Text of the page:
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Ben Stokes tries to bring Bodyline back as England toil in second Test | Emma John

What’s got red hair and six legs? Ben Stokes bowling at Marnus Labuschagne. OK, as a Christmas cracker joke it could do with some work. As a bowling strategy, however, it proved a lot more entertaining – and for England, provided the highlight of a day that could otherwise be described as frustrating, disappointing, and a missed opportunity.

Australia were 25 for one when Stokes came on for his first spell, with half an hour left of the opening session. He made his intentions for Labuschagne clear the moment the No 3 appeared in his sights: one at the head, one at the chest. Stokes’s next over was faster but messier, with two no-balls and a bouncer tall enough to be called a wide. His third over was the one that clicked.

There were a number of clues to what Stokes was intending: he had posted a midwicket, a mid-on, two men square of the wicket and a long leg. But the biggest clue was that every ball was aimed at Labuschagne’s body or bonce. The first was a climber that he forced down off the splice. The second rose even faster, and he sliced it past Root at slip. He ducked the next and was caught on the back foot by the fourth, searching blindly for a ball that landed safely behind his back. The fifth cracked into his ribs at 86mph.

There was more of the same served up after the interval, only by now the field placements were even more exaggerated. At one point, a camera looking across from the stumps deftly framed a short leg, square leg, and backward square leg, all telescoping away from the lens like a mise en abyme. Unfortunately, when the gloved edge came it went to none of these carefully positioned leg theorists, but flew behind to Jos Buttler, who dropped a catch far easier than the flying-squirrel affair with which he’d dismissed Marcus Harris earlier in the day. If he had taken it, Australia would have been 62 for two.

Joe Root was so committed to the bit that at one point he stuffed a box down his trousers and set himself up at silly mid-off. Perhaps this plan had been formulating in the captain’s mind since his talismanic all-rounder biffed him on the helmet in the practice nets two days ago. Maybe Stokes’s turn of pace that day even contributed to the decision to leave Mark Wood on ice. Too difficult to tell: trying to follow the selection logic of the Root-Silverwood axis can be a painful pursuit in that it suggests a level of tortured overthinking reminiscent of Wallace Shawn’s Vizzini choosing between potentially poisoned wine goblets in The Princess Bride. Was leaving Stuart Broad out at the Gabba the double bluff, or the triple bluff? The battle of wits has begun: it ends when we find out who is right and who is dead.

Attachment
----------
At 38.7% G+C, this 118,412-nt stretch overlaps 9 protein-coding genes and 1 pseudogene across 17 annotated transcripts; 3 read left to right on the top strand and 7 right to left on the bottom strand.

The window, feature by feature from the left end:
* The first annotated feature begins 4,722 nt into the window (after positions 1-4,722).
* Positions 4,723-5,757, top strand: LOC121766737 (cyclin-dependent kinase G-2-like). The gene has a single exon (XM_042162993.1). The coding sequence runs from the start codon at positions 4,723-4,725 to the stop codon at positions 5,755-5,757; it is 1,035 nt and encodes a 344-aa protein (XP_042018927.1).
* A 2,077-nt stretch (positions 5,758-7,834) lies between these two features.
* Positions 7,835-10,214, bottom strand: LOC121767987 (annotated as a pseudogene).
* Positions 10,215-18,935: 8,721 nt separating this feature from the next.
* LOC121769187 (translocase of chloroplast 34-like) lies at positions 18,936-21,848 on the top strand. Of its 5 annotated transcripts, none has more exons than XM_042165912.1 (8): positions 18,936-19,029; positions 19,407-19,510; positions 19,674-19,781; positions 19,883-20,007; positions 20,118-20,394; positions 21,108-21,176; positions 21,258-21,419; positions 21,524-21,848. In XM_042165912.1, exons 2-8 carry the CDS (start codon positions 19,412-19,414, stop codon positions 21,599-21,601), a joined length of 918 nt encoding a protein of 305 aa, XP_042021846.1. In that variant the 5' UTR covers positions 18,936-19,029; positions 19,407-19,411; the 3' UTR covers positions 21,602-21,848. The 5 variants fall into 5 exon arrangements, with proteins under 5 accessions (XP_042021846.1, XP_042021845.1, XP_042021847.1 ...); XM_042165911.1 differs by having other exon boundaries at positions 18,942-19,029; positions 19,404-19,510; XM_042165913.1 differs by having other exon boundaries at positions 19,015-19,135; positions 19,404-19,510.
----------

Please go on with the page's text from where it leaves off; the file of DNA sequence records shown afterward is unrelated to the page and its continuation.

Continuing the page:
Anyway, back to Stokes, the man who’s bringing Bodyline back. He put six men on the legside to David Warner and came in round the wicket – until Warner had enough, and decided to put the ball where the fielders weren’t. Out went the Test textbook, in came the one-day manual: the batter leaned back and carved an outrageous inside-out drive over cover for four. Two balls later he was pulling to the boundary for his 50.

Still, even when he wasn’t bowling, it felt like Stokes was everywhere, just like the good old days. He nearly caught Labuschagne twice himself. First the ball roared past him at leg slip off his captain’s bowling – as if Root was trying to prove that Stokes wasn’t the only one who could make the ball rear – and later, in the gloaming, a forced drive off Anderson dropped agonisingly short of him at mid-off.

In fact, for a while after the supper interval the ball seemed to be chasing him around the field, although the opposite was, of course, the case. This was classic Stokes, all effort all the time, no thought spared or allowance given for the knee injury he carried over from Brisbane. Whenever he stopped the ball on the boundary, he’d usually chased it halfway across the field first.

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He came back on for his final spell just as the sun was dipping behind the trees. Warner and Labuschagne had decided to take him on, and his first seven deliveries yielded three boundaries and 13 runs. Warner had just split the two fielders on the boundary square of the wicket, and Root had placed another man in the gap. There was only one fielder, Broad, standing forward of square on the offside – and yet, just five runs off his century, Warner slapped Stokes’s next ball into his hands.

England had been waiting all day for the magic hour, the twilight realm when the skies turn as pink as the ball and the shadows multiply under the floodlights. They had toiled all day in the sun, in the strong belief that the dusk would be theirs. In the end, it was only Stokes who delivered on its promise.

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